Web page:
Ardvarney Country Lodge Bee and Bee is a fact.
The last month, the Bee & Bee accommodation at Ardvarney Country Lodge was vacant for new Bees to check in.Unfortunately, no wild swarms were interested to build their colony
in the Hive (probably because it was already end of season for swarms). I had to close down the hive for wild habitants (Wasps), interested to steal the remains of honey from the hive. This ment that I had to find a Queen bee and some workers. A Bee keeper from Sligo (Paul) was willing to split one of his Bee populations and build a new colony for us.
During our visit to Holland in August (our Youngest daughter got married), a fresh new Queen was selected and a new colony of bees were transferred to our Hive.
First thing we did when we came home was visit Paul to see the new addition to our small farm.
The whole swarm was buzzing a welcome, they were not happy though with the transport from Sligo
to Ardvarney, the Hive was closed and put in the back of the jeep. This all went well, and after an somewhat an thrilling drive (what if they escape…!!!) the hive was brought to the place in the secluded bee garden of Bee and Bee Ardvarney Country Lodge. A lot of zooming and complaining when opening the Hive again, but after a night, they settled down well. The box contains, the broodbox with new happy Bees, a feed-box with fresh sugar solution to feed them and a stunning flower environment around the lodge to explore.On advice of Paul, I got 2 pads of ApiGuard to preventively fight Varroa (bee mite)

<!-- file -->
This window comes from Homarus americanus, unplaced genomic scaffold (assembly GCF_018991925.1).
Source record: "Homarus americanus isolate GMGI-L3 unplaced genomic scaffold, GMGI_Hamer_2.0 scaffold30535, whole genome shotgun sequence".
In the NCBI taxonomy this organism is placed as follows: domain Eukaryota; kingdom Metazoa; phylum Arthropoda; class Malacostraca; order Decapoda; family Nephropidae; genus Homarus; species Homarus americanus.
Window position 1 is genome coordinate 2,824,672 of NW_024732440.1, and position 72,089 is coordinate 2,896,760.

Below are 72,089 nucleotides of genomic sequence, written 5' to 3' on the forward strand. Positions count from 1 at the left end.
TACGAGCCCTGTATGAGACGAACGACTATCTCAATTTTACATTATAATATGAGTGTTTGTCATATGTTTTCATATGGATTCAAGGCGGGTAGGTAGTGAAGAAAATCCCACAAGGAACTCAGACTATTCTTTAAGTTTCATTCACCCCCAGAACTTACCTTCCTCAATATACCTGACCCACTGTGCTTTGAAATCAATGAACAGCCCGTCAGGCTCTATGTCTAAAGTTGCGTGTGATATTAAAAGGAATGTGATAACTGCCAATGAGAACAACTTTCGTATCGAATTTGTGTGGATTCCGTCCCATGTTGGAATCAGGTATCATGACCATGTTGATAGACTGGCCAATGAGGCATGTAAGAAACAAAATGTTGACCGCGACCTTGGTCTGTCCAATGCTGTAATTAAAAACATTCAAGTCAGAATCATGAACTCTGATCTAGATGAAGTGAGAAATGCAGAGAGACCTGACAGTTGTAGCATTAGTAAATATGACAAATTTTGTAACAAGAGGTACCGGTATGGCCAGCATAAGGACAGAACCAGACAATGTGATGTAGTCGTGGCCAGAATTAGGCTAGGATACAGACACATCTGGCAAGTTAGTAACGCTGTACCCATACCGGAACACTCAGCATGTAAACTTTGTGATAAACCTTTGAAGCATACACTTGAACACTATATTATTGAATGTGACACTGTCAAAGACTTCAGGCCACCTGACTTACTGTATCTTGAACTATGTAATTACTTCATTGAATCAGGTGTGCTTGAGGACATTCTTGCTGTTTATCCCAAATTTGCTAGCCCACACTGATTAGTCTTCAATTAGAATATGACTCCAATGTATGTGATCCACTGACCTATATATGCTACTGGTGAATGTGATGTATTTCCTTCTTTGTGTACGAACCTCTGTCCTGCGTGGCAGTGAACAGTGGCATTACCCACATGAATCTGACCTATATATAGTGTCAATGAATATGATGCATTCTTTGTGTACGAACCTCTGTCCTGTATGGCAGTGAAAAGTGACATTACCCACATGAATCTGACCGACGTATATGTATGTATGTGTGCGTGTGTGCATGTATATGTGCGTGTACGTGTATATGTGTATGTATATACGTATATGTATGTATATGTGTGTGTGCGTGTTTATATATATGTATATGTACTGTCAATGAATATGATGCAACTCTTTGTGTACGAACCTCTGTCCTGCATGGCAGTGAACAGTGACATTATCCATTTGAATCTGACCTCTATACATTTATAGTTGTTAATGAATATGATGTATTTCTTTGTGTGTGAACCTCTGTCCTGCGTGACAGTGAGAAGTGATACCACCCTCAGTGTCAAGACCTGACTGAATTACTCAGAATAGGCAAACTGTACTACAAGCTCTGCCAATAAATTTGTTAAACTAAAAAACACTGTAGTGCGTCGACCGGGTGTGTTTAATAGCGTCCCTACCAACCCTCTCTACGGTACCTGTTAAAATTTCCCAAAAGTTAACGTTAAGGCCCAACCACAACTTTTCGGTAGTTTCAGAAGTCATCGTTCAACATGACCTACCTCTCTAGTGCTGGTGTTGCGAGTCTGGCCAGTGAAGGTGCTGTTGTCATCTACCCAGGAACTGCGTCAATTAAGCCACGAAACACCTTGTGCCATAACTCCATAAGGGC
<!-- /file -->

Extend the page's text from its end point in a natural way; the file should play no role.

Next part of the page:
After a week, I can say that the family is in good shape. They are friendly flying around the hive and eating well from the sugar. I expect that the Queen is laying her eggs and that the colony is growing well. The bees have not much access to Nectar (sugar feed from the flowers that they use to make honey.)
anymore, as it is end of season, but they do go out to collect pollen.
Honey bees collect pollen and nectar as food for the entire colony, and as they do, they pollinate plants. See the yellow powder/ pollen on the back legs of this bee.
In September and October, the preparations for the winter will start. No honey yet this year. However, for next season we have high expectations. Exciting months to come. Lets keep a close eye on them to see how they manage during fall and winter time.
More to come……Wilfred.